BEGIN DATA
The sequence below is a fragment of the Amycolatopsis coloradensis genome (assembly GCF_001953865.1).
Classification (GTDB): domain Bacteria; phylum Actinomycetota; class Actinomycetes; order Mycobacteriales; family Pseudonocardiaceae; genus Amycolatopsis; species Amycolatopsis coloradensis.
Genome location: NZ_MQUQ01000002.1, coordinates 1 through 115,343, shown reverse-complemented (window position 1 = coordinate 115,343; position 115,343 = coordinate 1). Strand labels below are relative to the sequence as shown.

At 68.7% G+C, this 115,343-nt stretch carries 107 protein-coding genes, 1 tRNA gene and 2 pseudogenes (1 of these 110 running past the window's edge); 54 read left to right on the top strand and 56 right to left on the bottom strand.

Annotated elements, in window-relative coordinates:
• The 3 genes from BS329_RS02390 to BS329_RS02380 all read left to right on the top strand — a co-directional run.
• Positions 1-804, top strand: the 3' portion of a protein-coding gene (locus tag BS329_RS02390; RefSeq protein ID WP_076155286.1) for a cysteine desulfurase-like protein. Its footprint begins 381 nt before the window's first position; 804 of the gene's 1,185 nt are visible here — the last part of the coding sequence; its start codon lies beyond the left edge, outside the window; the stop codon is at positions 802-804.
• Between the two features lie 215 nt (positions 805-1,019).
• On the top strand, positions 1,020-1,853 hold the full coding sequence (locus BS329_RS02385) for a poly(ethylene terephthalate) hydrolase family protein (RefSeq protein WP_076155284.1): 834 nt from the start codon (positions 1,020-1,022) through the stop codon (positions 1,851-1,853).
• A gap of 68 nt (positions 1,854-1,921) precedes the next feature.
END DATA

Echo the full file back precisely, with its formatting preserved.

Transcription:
The sequence below is a fragment of the Amycolatopsis coloradensis genome (assembly GCF_001953865.1).
Classification (GTDB): domain Bacteria; phylum Actinomycetota; class Actinomycetes; order Mycobacteriales; family Pseudonocardiaceae; genus Amycolatopsis; species Amycolatopsis coloradensis.
Genome location: NZ_MQUQ01000002.1, coordinates 1 through 115,343, shown reverse-complemented (window position 1 = coordinate 115,343; position 115,343 = coordinate 1). Strand labels below are relative to the sequence as shown.

At 68.7% G+C, this 115,343-nt stretch carries 107 protein-coding genes, 1 tRNA gene and 2 pseudogenes (1 of these 110 running past the window's edge); 54 read left to right on the top strand and 56 right to left on the bottom strand.

Annotated elements, in window-relative coordinates:
• The 3 genes from BS329_RS02390 to BS329_RS02380 all read left to right on the top strand — a co-directional run.
• Positions 1-804, top strand: the 3' portion of a protein-coding gene (locus tag BS329_RS02390; RefSeq protein ID WP_076155286.1) for a cysteine desulfurase-like protein. Its footprint begins 381 nt before the window's first position; 804 of the gene's 1,185 nt are visible here — the last part of the coding sequence; its start codon lies beyond the left edge, outside the window; the stop codon is at positions 802-804.
• Between the two features lie 215 nt (positions 805-1,019).
• On the top strand, positions 1,020-1,853 hold the full coding sequence (locus BS329_RS02385) for a poly(ethylene terephthalate) hydrolase family protein (RefSeq protein WP_076155284.1): 834 nt from the start codon (positions 1,020-1,022) through the stop codon (positions 1,851-1,853).
• A gap of 68 nt (positions 1,854-1,921) precedes the next feature.